The Proteomics Shared Resource (PSR) provides technical expertise and full proteomic services to The Ohio State University Comprehensive Cancer Center (OSUCCC) and the Ohio cancer research community. It offers cancer investigators the critical tools and expertise needed for identifying proteins, protein modifications and protein biomarkers.
The PSR’s services include:
NEW SERVICE: Protein Expression and Purification Services in conjunction with Mass Spectrometry and Proteomics Facility can help clone, express and purify our proteins as well as problem solve and identify protein to help determine your protein’s function and possible pathway.
Sample Preparation (Cell Lysis, Fractionation, Desalt)
The PSR will accept cell pellets, tissue and biological fluids for proteomic analysis. As such we offer all the protein extraction services to properly prepare samples for downstream analysis. This includes cell lysis, protein precipitation and other standard sample preparation techniques.
Protein spots of interest can be determined following excision from the polyacrylamide gel, protease digestion, and nano LC-MS/MS analysis of the peptides on either a LTQ or LTQ Orbitrap mass spectrometer. Nano-LC/MS/MS is used to provide internal sequence of the protein and has many advantages over traditional MALDI analyses. We have found this method to be sensitive and powerful, producing numerous sequences from low fmole of material and enabling us to identify proteins for which peptide mass mapping by MALDI was unsuccessful.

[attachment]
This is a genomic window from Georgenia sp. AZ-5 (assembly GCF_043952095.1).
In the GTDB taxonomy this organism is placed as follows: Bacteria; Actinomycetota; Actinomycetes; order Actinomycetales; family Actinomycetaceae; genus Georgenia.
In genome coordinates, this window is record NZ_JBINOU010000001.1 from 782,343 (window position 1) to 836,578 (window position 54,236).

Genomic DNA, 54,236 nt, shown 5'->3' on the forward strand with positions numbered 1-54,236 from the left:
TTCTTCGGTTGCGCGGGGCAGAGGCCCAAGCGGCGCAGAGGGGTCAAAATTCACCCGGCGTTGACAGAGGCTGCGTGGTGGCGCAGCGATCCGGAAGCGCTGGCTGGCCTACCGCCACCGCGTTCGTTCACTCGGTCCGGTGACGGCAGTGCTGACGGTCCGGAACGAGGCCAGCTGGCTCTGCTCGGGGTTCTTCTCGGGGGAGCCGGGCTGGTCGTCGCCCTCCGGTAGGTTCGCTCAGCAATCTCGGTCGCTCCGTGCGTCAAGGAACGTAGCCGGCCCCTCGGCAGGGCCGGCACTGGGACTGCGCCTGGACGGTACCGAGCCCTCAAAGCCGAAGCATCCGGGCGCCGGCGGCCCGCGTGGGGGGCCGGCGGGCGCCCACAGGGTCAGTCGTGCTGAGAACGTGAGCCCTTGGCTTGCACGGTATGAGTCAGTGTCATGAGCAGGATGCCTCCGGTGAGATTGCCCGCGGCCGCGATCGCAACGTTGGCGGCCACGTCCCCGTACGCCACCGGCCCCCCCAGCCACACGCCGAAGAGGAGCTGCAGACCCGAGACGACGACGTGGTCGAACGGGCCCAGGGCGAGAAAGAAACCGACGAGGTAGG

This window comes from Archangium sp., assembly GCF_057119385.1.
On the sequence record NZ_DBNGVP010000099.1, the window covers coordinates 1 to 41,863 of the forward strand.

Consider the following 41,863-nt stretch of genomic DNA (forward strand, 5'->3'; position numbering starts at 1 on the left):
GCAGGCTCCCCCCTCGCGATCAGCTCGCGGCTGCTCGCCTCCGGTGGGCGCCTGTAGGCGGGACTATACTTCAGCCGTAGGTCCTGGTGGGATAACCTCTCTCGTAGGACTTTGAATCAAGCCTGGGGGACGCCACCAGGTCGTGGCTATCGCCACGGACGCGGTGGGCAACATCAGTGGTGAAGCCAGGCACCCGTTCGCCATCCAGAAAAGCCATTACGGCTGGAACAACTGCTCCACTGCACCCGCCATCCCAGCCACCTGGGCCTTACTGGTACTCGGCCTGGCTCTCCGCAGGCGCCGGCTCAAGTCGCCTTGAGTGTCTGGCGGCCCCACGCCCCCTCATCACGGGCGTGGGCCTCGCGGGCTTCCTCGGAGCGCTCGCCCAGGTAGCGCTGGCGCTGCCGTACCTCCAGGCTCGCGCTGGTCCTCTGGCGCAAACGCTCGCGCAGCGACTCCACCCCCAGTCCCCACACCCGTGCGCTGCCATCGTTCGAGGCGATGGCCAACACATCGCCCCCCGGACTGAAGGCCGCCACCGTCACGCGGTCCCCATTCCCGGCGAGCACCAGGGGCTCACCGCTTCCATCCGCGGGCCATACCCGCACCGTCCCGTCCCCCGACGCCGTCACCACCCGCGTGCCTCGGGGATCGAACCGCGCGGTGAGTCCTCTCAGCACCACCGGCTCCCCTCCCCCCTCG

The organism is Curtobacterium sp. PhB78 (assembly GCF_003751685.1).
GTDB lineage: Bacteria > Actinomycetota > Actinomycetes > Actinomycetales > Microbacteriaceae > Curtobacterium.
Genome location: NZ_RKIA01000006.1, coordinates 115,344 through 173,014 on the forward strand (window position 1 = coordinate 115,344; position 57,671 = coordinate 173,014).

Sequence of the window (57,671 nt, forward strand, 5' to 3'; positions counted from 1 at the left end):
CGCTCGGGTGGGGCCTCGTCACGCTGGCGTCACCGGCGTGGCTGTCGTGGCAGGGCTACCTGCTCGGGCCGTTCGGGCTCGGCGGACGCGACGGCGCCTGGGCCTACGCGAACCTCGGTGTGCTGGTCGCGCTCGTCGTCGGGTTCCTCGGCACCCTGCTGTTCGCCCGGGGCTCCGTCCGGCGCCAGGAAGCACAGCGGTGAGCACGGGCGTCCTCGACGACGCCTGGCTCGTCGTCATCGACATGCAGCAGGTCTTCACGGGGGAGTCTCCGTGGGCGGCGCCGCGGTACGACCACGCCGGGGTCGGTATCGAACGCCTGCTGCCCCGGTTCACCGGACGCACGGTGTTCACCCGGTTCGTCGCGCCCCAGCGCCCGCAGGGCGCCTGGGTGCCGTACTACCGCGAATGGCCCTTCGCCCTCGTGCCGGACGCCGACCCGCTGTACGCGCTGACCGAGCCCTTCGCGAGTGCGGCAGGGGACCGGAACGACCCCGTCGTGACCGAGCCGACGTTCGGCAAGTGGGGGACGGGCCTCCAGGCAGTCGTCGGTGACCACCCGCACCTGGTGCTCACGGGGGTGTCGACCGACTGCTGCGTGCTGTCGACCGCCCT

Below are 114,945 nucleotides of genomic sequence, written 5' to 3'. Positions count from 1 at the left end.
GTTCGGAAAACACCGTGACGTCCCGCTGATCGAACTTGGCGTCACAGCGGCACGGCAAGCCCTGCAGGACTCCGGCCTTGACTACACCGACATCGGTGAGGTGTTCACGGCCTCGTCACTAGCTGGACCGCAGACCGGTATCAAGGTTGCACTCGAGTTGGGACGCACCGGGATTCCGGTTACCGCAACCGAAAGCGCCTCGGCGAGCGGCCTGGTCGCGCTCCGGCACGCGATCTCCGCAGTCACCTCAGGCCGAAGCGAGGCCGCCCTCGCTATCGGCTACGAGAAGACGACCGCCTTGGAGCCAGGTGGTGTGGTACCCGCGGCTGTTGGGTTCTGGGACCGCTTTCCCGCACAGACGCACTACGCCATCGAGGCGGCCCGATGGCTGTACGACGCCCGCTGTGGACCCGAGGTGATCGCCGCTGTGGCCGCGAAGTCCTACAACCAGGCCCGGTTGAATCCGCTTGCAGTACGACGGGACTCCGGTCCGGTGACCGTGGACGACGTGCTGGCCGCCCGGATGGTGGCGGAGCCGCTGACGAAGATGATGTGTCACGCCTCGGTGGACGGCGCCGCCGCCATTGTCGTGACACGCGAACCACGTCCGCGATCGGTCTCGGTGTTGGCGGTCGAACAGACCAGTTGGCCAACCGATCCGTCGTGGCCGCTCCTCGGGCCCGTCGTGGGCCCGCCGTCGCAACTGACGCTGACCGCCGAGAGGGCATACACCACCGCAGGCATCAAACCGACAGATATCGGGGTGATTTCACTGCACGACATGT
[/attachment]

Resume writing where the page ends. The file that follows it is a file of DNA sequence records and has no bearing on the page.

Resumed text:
Protein quantitation is used to determine protein amounts in ?g amounts using standard Bradford Assay or fluorescence detection.
Post Translational Modification Analysis
The LTQ Orbitrap mass spectrometer allows for high resolution mass analysis of peptides for accurate post-translational modification studies including phosphorylation, acetylation, or any other modified amino acid of interest.
Intact Protein Molecular Weight Measurement
A simple molecular weight analysis can determine the presence or absence of a compound, purity, relative concentration and molecular weight. We can measure molecular weights as low as 50 Da and as high as 150,000 Da. ESI, EI and MALDI can all be used for this type of sample. Polymers, peptides, proteins, oligonucleotides are typically analyzed by simple molecular weight analysis. Most of our instruments are high resolution, so you can still get isotope information with the simple molecular weight analysis.
1D and 2D SDS-PAGE
Following protein preparation from cells or tissue, protein separation services using 1D or 2D-PAGE techniques are available. PAGE is used to separate complex protein mixture by molecular weight (1D PAGE) or by pI and molecular weight (2D PAGE).
Differential Gel Electrophoresis (DIGE)
Utilizing the Differential Gel electrophoresis (DIGE) method, investigators can track the appearance, disappearance or molecular weight shifts of proteins and identify the protein. The DIGE method of examining differential proteomics is quite sensitive and can be used to identify proteins and changes in protein expression levels.